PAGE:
Calcium (Ca) Testing
How to check your Calcium levels with a home fingerprick blood test kit
What Is A Calcium Test For?
Nearly all (99%) of your body's calcium is found in the bones. The rest circulates in your blood in both 'free' and 'bound' forms.
This test measures for the total amount of calcium in your blood and can indicate low (hypocalcaemia) or high (hypercalcaemia)
Learn all about Calcium Testing:
- What Is Calcium And What Does It Do?
- What Is The Normal Calcium Level?
- What Are The Symptoms Of Lack Of Calcium?
- Should I Worry If My Calcium Is Low?
- What Are The Symptoms Of Too Much Calcium?
- Should I Worry If My Calcium Is High?
- What Is A Calcium Blood Test Used For?
- When Should I Take A Calcium Test?
- How Can I Take A Home Calcium Test?
- Further Reading On Calcium Tests At Home
Calcium Testing UK Statistics 2021
10.9% of people tested have Calcium levels which are too high.
And 4.3% have levels that are too low.
The average Calcium result is 2.4 mmol/L
Note what is normal for you may differ for your age and gender.
Men tend to report higher Calcium in their blood than women.
As many as one in nine men tested have high levels of Calcium
of people have Calcium blood levels in the normal range. Do you?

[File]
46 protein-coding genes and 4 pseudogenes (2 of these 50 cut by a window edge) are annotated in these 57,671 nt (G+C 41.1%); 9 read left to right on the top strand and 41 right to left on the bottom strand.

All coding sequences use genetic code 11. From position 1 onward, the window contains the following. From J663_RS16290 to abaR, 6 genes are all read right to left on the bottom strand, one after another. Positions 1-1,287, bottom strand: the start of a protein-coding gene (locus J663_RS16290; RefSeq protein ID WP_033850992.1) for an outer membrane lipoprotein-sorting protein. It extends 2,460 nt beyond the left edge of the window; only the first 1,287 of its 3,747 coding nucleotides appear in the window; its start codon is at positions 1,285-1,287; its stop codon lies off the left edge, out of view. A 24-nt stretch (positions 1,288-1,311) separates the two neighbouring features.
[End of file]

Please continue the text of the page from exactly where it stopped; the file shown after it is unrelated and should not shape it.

Are you in the 84.8% with normal results?
What If Calcium Test Levels Are High?
High calcium levels are known as hypercalcaemia, meaning you have too much calcium in your blood, As about half of the calcium in your blood is bound by the protein abumin you should also check if this is at normal levels or not.
There are a wide range of causes of high calcium and this warrants further investigation to address the cause.
What If Calcium Test Levels Are Low?
Also called hypocalcaemia, this means that you do not have enough calcium in your blood. The most common cause of this is low protein levels, especially low albumin, so you should review this also. Other causes include deficiencies in dietary calcium, vitamin D and magnesium or conditions such as chronic kidney or bone disease.
Calcium is particularly important to maintain bone growth and in post-menopausal women who may develop low bone mass and be at risk of osteoporosis. A healthy diet should be sufficient but you may wish to consider a supplement. It's important to discuss with your doctor the risks and benefits of starting any supplementation.
How To Test Calcium?
Get a comprehensive analysis of your calcium levels with our at-home calcium blood test analysed by an accredited laboratory.
You can check your Calcium levels by buying a home fingerprick blood test kit below. Your sample is then professionally analysed in an accredited laboratory for total reassurance. The Vitall Vitamin & Minerals Home Test Kit includes a Calcium test and is available for just £69.
Please see the following test kits: